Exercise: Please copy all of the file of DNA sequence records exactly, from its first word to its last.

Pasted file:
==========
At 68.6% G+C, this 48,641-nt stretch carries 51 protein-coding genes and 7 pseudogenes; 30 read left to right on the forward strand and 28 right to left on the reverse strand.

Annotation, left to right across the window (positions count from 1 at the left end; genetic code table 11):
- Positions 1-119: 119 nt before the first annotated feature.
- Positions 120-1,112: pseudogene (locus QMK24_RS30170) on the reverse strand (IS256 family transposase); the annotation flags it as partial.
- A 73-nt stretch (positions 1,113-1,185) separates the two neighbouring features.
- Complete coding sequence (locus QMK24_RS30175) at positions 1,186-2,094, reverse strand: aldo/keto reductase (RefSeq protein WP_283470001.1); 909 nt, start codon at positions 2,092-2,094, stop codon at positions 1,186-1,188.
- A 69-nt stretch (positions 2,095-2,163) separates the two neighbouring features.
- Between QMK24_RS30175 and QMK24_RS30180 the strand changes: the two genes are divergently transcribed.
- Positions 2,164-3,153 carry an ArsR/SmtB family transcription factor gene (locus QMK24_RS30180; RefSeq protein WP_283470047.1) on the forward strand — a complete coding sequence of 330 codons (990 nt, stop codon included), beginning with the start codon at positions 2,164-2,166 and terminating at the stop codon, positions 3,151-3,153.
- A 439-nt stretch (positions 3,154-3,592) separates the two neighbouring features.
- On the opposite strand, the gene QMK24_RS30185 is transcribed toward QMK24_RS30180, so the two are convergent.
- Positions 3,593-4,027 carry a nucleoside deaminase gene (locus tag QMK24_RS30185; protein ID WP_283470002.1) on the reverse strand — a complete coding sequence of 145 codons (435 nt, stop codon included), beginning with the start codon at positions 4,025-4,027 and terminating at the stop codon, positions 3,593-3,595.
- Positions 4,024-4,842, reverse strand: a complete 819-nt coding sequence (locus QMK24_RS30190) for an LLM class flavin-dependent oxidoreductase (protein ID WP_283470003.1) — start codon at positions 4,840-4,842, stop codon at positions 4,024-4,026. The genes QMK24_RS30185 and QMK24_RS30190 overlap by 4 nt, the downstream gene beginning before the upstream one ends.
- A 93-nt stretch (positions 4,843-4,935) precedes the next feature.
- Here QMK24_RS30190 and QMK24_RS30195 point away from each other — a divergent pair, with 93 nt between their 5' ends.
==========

At 68.6% G+C, this 48,641-nt stretch carries 51 protein-coding genes and 7 pseudogenes; 30 read left to right on the forward strand and 28 right to left on the reverse strand.

Annotation, left to right across the window (positions count from 1 at the left end; genetic code table 11):
- Positions 1-119: 119 nt before the first annotated feature.
- Positions 120-1,112: pseudogene (locus QMK24_RS30170) on the reverse strand (IS256 family transposase); the annotation flags it as partial.
- A 73-nt stretch (positions 1,113-1,185) separates the two neighbouring features.
- Complete coding sequence (locus QMK24_RS30175) at positions 1,186-2,094, reverse strand: aldo/keto reductase (RefSeq protein WP_283470001.1); 909 nt, start codon at positions 2,092-2,094, stop codon at positions 1,186-1,188.
- A 69-nt stretch (positions 2,095-2,163) separates the two neighbouring features.
- Between QMK24_RS30175 and QMK24_RS30180 the strand changes: the two genes are divergently transcribed.
- Positions 2,164-3,153 carry an ArsR/SmtB family transcription factor gene (locus QMK24_RS30180; RefSeq protein WP_283470047.1) on the forward strand — a complete coding sequence of 330 codons (990 nt, stop codon included), beginning with the start codon at positions 2,164-2,166 and terminating at the stop codon, positions 3,151-3,153.
- A 439-nt stretch (positions 3,154-3,592) separates the two neighbouring features.
- On the opposite strand, the gene QMK24_RS30185 is transcribed toward QMK24_RS30180, so the two are convergent.
- Positions 3,593-4,027 carry a nucleoside deaminase gene (locus tag QMK24_RS30185; protein ID WP_283470002.1) on the reverse strand — a complete coding sequence of 145 codons (435 nt, stop codon included), beginning with the start codon at positions 4,025-4,027 and terminating at the stop codon, positions 3,593-3,595.
- Positions 4,024-4,842, reverse strand: a complete 819-nt coding sequence (locus QMK24_RS30190) for an LLM class flavin-dependent oxidoreductase (protein ID WP_283470003.1) — start codon at positions 4,840-4,842, stop codon at positions 4,024-4,026. The genes QMK24_RS30185 and QMK24_RS30190 overlap by 4 nt, the downstream gene beginning before the upstream one ends.
- A 93-nt stretch (positions 4,843-4,935) precedes the next feature.
- Here QMK24_RS30190 and QMK24_RS30195 point away from each other — a divergent pair, with 93 nt between their 5' ends.